"They Are Waiting for Someone to Visit Them": Sisters of St.Elisabeth Convent Caring for the Patients of the Mental Health Hospital

A Lecture by Sister Irina, who serves as the sister of mercy in the mental Health Hospital in Minsk:

The history of the convent started with the social work in the hospital. One of the current nuns was a nurse there and saw how much people suffered there. Surely, any hospital is a place of sorrow.

Our patients are not necessarily people from socially disadvantaged environment or dysfunctional families. Imagine a person who was successful, but something happened in his life and he got to the hospital and was diagnosed with schizophrenia. People who get there for treatment suffer not only from their disease itself, but also from the understanding of their diagnosis. After you leave the hospital, it is quite difficult to find a job. Perhaps, only the convent can accept these people without any problems. People with such illnesses are often misunderstood in everyday society, and this makes people suffer much more themselves. They begin to ask questions. Why me? Why do other people live a normal life, while I have to spend my life here?

I have visited a woman who used to be a successful and beautiful person once but then she got to the mental health hospital. She was desperate. We have a proverb saying that if you feel bad you should look at someone who feels much worse that you. I tried to use the example of parents whose child died from cancer. I said, “Look at these unhappy people. They have been fighting with the disease for years but still they lost their child. They do not scorn God, they thank Him. You are young and you will get help here. Then you will receive supportive treatment and your life will get better. Of course something will change, but you will leave this place”. She replied, “Of course it is much easier for them to cope with their sorrow. They do not feel shame for their child’s death. This is not disgraceful”.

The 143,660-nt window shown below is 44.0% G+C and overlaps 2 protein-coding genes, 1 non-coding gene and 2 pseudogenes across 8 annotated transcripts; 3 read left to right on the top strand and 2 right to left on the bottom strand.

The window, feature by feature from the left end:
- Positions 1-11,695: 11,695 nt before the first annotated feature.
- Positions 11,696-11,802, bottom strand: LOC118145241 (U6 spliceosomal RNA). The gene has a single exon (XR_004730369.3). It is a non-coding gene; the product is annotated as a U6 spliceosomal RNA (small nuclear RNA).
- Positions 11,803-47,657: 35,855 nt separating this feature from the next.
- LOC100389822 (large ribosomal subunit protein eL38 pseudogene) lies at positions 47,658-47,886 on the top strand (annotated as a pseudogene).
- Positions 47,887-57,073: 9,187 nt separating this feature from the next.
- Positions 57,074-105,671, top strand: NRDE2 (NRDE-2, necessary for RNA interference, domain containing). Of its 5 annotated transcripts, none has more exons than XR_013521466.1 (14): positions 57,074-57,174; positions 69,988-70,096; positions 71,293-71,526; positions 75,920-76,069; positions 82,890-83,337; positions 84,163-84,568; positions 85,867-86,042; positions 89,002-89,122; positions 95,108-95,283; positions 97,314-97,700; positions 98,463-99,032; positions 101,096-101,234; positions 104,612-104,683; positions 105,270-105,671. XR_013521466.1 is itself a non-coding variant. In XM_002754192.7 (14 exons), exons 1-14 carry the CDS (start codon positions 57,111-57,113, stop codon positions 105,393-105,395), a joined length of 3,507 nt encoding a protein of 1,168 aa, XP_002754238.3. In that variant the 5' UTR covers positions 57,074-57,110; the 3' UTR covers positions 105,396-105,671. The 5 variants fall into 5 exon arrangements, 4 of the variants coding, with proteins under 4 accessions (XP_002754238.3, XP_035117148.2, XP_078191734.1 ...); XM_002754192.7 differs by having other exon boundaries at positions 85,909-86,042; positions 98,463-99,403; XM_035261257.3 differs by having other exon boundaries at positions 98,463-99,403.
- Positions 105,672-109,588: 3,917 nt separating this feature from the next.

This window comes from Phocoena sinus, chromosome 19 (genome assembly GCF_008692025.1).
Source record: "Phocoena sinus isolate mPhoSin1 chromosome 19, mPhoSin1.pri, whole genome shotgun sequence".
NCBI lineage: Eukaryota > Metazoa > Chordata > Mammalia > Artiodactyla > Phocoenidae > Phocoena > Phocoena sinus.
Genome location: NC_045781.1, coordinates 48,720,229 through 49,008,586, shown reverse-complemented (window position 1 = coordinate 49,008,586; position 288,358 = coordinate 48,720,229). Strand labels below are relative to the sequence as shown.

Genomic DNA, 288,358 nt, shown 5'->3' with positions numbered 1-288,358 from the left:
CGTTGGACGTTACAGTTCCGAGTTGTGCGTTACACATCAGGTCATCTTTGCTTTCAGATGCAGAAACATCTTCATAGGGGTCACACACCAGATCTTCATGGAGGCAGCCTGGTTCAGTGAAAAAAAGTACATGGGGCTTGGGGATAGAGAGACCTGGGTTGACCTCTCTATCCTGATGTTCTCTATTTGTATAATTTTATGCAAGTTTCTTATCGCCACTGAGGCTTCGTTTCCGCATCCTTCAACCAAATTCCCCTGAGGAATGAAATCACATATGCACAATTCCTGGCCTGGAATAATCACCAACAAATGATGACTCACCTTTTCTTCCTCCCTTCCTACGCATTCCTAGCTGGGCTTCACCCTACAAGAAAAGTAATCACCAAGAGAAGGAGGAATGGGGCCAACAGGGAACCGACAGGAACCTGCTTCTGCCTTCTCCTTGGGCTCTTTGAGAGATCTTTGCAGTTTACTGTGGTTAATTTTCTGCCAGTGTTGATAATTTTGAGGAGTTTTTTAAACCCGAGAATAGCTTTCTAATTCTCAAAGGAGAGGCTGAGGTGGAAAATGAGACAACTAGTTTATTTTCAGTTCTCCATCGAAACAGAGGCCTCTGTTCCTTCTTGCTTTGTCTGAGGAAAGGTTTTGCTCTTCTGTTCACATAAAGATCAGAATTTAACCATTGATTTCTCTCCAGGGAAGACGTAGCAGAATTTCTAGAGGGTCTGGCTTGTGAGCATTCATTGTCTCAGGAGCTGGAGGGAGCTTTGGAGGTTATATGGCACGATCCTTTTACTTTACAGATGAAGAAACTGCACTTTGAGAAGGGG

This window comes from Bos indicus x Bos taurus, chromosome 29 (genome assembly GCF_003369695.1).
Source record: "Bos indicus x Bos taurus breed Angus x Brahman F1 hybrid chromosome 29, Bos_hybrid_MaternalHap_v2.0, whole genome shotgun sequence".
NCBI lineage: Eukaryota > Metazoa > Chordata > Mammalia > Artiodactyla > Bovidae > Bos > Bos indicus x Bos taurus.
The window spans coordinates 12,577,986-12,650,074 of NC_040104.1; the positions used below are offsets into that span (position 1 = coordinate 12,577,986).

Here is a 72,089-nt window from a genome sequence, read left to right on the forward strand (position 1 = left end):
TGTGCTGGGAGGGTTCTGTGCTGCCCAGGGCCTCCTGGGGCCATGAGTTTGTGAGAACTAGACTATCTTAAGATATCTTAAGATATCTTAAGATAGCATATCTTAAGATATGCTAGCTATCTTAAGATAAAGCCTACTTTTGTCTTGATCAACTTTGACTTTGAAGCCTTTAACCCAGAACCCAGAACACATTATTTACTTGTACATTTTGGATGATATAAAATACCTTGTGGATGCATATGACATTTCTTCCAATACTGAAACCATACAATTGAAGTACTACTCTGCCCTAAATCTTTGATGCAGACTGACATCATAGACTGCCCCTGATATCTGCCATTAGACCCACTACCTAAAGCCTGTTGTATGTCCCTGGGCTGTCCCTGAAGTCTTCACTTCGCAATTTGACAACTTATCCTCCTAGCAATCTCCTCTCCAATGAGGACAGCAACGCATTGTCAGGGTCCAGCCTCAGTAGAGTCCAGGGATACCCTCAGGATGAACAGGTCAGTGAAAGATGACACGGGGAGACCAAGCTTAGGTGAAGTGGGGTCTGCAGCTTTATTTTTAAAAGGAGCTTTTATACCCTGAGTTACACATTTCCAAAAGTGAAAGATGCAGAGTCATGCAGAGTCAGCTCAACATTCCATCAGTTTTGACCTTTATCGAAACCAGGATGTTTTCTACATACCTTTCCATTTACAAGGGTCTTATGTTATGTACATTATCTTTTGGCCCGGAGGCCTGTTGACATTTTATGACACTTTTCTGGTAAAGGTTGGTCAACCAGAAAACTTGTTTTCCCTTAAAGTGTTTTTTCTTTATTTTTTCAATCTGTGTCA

Our main task as the sisters of mercy is to prepare our patients for confession, Holy Communion, tell them about God, communicate with them and comfort them. We tell them about God as the source of life and joy.

How do our visits look like? We come, greet the personnel and the patients, we anoint all and anyone who wants with the holy oil, pray together and then just talk. It is up to us to decide what to discuss with these people. Usually, I read them the Holy Gospel and then we discuss what I have read.

Many people ask why we are not afraid to go there. When I began to visit the patients, I was told to be careful, to make sure no one stands behind me, to take off my glasses. I had a wonderful experience after which I forget about any fear. Once I came to the department and saw that the woman I had recently visited was lying tied to the bed. She asked me to come to her, but it was forbidden. I talked to all my patients and we read the Gospel together. Suddenly I heard a noise and saw that woman running to me across the hall. I leaned to the wall, but she run right at me. She reached me and throw herself at me and said, “Please, save me”.